Continued legalization of medical and recreational marijuana has prompted millions of curious individuals to raise a number of questions: Is there any difference between medical and recreational weed? Does medical marijuana have THC? Is illicit marijuana more dangerous than the medical variety? After decades of stigmatization and harsh legal consequences for illicit cannabis use, it’s hardly a surprise that public curiosity around the substance is growing.
Are you curious about what the difference is between medical and illicit marijuana? Read on to find out.
Marijuana’s Ever-Increasing THC Concentration
Decades ago, much of the marijuana that circulated around the United States was brought in en masse from other countries. Although it was illegal throughout the country, the demand for marijuana largely outpaced supply. And with mass quantities entering the country from Central and South America, growers were able to get away with producing a less-than-potent plant. Today, however, public preference has changed dramatically.
Today, US growers produce most of the cannabis distributed throughout the country. And unlike the foreign cannabis of decades past, modern marijuana is now grown as an experiment of sorts. Rather than approaching the production process with a singular focus on quantity, growers now conduct careful interbreeding of various strains of the plant to produce a highly concentrated psychoactive substance.
As a result of modern interbreeding and experimentation, THC, marijuana’s primary psychoactive component, now composes a much greater percentage of the plant’s molecular structure. How much greater? According to a study published in Biological Psychiatry, the average THC concentration in marijuana samples seized by the DEA now hovers at approximately 12%. Compare that to the meager 4% THC concentration common in the past and the increase is profound.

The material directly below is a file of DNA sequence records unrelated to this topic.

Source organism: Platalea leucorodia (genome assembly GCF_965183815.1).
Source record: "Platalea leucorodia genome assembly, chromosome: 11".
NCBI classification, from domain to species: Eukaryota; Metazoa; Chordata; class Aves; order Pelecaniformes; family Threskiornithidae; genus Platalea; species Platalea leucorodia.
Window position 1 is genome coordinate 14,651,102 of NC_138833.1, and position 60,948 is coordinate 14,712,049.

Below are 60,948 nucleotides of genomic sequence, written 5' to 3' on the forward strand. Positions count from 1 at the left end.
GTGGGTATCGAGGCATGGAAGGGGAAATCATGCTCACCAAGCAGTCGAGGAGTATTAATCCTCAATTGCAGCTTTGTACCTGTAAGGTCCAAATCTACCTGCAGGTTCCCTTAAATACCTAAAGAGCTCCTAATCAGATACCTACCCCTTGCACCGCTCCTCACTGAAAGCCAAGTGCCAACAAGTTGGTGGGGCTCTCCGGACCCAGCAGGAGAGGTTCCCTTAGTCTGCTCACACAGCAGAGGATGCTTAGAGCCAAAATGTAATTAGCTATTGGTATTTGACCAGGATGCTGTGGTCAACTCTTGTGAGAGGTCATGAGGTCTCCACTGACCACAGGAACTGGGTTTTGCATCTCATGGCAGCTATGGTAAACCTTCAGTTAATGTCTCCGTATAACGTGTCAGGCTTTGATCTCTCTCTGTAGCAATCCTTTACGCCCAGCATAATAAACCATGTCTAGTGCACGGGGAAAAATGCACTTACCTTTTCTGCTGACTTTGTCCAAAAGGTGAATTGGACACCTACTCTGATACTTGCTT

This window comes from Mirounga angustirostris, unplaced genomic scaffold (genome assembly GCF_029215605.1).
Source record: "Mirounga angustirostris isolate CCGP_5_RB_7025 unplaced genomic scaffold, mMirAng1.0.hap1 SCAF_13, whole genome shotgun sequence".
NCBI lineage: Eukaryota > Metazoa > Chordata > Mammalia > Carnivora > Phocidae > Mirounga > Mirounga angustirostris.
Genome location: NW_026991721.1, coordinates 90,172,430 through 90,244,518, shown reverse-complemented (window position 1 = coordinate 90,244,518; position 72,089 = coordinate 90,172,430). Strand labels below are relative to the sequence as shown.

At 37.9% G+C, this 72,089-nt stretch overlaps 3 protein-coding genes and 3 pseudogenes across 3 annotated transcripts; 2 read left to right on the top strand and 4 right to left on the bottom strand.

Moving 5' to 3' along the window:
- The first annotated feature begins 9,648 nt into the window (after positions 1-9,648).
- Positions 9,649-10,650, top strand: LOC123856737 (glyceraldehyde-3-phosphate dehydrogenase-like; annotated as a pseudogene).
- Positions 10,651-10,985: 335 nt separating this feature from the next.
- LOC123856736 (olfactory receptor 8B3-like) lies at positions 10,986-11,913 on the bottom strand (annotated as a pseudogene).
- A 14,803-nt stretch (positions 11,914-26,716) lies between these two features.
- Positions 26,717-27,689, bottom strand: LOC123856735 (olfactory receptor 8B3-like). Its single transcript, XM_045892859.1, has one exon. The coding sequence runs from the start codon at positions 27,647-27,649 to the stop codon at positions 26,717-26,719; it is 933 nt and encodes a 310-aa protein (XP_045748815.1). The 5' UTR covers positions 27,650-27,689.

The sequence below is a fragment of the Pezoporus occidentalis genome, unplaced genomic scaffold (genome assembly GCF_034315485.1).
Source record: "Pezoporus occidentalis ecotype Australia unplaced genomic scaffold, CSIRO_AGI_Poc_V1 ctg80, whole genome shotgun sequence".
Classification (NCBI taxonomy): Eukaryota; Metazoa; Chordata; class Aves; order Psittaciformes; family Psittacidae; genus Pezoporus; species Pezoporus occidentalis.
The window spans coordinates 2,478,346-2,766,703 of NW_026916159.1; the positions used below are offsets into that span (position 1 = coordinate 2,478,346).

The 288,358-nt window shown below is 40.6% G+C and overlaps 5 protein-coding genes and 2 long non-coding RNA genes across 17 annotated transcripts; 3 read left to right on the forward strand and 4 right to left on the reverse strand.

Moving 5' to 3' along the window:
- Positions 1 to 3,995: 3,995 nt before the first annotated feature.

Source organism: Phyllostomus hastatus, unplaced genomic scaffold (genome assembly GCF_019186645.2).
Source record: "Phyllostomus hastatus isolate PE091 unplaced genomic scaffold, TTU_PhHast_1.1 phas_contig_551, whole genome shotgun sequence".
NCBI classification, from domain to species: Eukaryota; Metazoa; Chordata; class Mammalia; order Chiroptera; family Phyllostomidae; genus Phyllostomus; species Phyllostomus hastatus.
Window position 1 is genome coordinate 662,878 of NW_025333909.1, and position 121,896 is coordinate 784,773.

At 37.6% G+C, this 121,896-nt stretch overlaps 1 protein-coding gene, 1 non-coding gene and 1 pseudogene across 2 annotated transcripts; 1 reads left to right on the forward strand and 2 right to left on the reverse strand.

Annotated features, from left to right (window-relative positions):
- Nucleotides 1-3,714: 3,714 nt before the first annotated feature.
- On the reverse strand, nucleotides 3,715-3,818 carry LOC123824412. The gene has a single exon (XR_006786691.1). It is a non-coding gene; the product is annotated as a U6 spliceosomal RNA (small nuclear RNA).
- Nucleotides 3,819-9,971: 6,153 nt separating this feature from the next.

Potential Benefits of Marijuana: Can It Actually Help Treat Medical Conditions?
According to researchers, the cannabis plant contains approximately 540 active compounds, many of which elicit beneficial effects when ingested. Cannabinoids, a class of naturally occurring compounds found in the cannabis plant, are responsible for many of these effects.
Of the over 100 cannabinoids scientists have identified so far, five of those, THC, CBD, CBN, CBC and CBG, produce notably beneficial effects. While researchers continue to study these compounds, here’s what’s currently known about their positive effects:
- THC. Tetrahydrocannabinol is the primary psychoactive component and most well-recognized compound in marijuana. While it produces the notorious high associated with weed, it also delivers a number of beneficial effects. Researchers have found THC provides pain relief, mood enhancement, digestion improvement, relaxation and elation. Currently, THC is used to help treat chronic pain, seizures, insomnia and a variety of other medical conditions.
- CBD. Cannabidiol is the second most well-known compound in marijuana; However, it does not produce the high associated with consuming the plant. Rather than psychoactive effects, CBD produces more physiological effects, including increased appetite, relaxation, improved sleep and pain relief.
- CBN. Cannabinol, a marginally psychoactive cannabinoid, is well recognized for its sedative properties and ability to prolong sleep time among users. It has analgesic, anti-inflammatory, antibiotic, anticonvulsant and anti-cancer properties as well. Researchers have also found that CBN stimulates appetite and encourages bone growth.
- CBC. Cannabichromene, another minor cannabinoid, has anti-inflammatory properties and also plays a role in neuroplasticity and neurogenesis. As such, researchers believe the compound is beneficial in encouraging brain growth.
- CBG. Cannabigerol, a minor cannabinoid, works to reduce inflammation, slow the growth of cancer cells, reduce nausea, and decrease intraocular pressure caused by glaucoma. Currently, high-CBG strains of marijuana are used to help alleviate symptoms associated with cancer, Crohn’s disease and inflammatory bowel disease.